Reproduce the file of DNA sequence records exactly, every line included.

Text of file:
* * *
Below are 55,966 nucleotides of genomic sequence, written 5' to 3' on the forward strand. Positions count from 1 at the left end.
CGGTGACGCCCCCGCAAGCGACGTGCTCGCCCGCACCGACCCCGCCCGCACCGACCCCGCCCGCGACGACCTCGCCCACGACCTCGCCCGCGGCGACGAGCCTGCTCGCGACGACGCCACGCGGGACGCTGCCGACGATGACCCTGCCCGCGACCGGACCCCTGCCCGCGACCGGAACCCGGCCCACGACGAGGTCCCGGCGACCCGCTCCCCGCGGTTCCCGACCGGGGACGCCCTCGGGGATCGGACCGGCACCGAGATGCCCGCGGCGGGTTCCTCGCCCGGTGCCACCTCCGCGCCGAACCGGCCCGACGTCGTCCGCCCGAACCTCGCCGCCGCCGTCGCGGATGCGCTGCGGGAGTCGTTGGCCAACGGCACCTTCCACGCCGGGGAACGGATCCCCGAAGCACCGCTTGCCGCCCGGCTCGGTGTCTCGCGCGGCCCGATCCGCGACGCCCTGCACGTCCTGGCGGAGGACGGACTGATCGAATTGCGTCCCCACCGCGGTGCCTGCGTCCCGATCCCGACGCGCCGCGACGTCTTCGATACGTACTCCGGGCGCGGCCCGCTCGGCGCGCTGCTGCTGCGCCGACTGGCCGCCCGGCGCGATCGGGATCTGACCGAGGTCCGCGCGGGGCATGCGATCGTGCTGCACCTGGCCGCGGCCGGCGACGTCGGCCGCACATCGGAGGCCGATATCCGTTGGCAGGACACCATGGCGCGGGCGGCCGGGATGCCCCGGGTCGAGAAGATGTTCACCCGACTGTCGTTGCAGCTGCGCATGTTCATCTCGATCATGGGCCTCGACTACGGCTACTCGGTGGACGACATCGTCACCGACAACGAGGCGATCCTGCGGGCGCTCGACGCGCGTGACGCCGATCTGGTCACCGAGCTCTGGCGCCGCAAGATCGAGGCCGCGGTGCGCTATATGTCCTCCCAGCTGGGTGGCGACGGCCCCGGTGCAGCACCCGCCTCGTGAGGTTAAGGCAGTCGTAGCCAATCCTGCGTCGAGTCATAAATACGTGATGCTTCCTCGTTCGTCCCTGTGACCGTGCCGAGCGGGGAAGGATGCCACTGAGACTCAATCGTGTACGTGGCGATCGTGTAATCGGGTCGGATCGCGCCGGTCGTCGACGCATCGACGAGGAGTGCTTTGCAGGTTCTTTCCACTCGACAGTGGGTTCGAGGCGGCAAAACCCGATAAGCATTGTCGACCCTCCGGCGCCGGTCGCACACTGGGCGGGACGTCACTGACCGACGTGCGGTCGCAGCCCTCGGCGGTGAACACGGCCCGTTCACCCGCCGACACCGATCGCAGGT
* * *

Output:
Below are 55,966 nucleotides of genomic sequence, written 5' to 3' on the forward strand. Positions count from 1 at the left end.
CGGTGACGCCCCCGCAAGCGACGTGCTCGCCCGCACCGACCCCGCCCGCACCGACCCCGCCCGCGACGACCTCGCCCACGACCTCGCCCGCGGCGACGAGCCTGCTCGCGACGACGCCACGCGGGACGCTGCCGACGATGACCCTGCCCGCGACCGGACCCCTGCCCGCGACCGGAACCCGGCCCACGACGAGGTCCCGGCGACCCGCTCCCCGCGGTTCCCGACCGGGGACGCCCTCGGGGATCGGACCGGCACCGAGATGCCCGCGGCGGGTTCCTCGCCCGGTGCCACCTCCGCGCCGAACCGGCCCGACGTCGTCCGCCCGAACCTCGCCGCCGCCGTCGCGGATGCGCTGCGGGAGTCGTTGGCCAACGGCACCTTCCACGCCGGGGAACGGATCCCCGAAGCACCGCTTGCCGCCCGGCTCGGTGTCTCGCGCGGCCCGATCCGCGACGCCCTGCACGTCCTGGCGGAGGACGGACTGATCGAATTGCGTCCCCACCGCGGTGCCTGCGTCCCGATCCCGACGCGCCGCGACGTCTTCGATACGTACTCCGGGCGCGGCCCGCTCGGCGCGCTGCTGCTGCGCCGACTGGCCGCCCGGCGCGATCGGGATCTGACCGAGGTCCGCGCGGGGCATGCGATCGTGCTGCACCTGGCCGCGGCCGGCGACGTCGGCCGCACATCGGAGGCCGATATCCGTTGGCAGGACACCATGGCGCGGGCGGCCGGGATGCCCCGGGTCGAGAAGATGTTCACCCGACTGTCGTTGCAGCTGCGCATGTTCATCTCGATCATGGGCCTCGACTACGGCTACTCGGTGGACGACATCGTCACCGACAACGAGGCGATCCTGCGGGCGCTCGACGCGCGTGACGCCGATCTGGTCACCGAGCTCTGGCGCCGCAAGATCGAGGCCGCGGTGCGCTATATGTCCTCCCAGCTGGGTGGCGACGGCCCCGGTGCAGCACCCGCCTCGTGAGGTTAAGGCAGTCGTAGCCAATCCTGCGTCGAGTCATAAATACGTGATGCTTCCTCGTTCGTCCCTGTGACCGTGCCGAGCGGGGAAGGATGCCACTGAGACTCAATCGTGTACGTGGCGATCGTGTAATCGGGTCGGATCGCGCCGGTCGTCGACGCATCGACGAGGAGTGCTTTGCAGGTTCTTTCCACTCGACAGTGGGTTCGAGGCGGCAAAACCCGATAAGCATTGTCGACCCTCCGGCGCCGGTCGCACACTGGGCGGGACGTCACTGACCGACGTGCGGTCGCAGCCCTCGGCGGTGAACACGGCCCGTTCACCCGCCGACACCGATCGCAGGT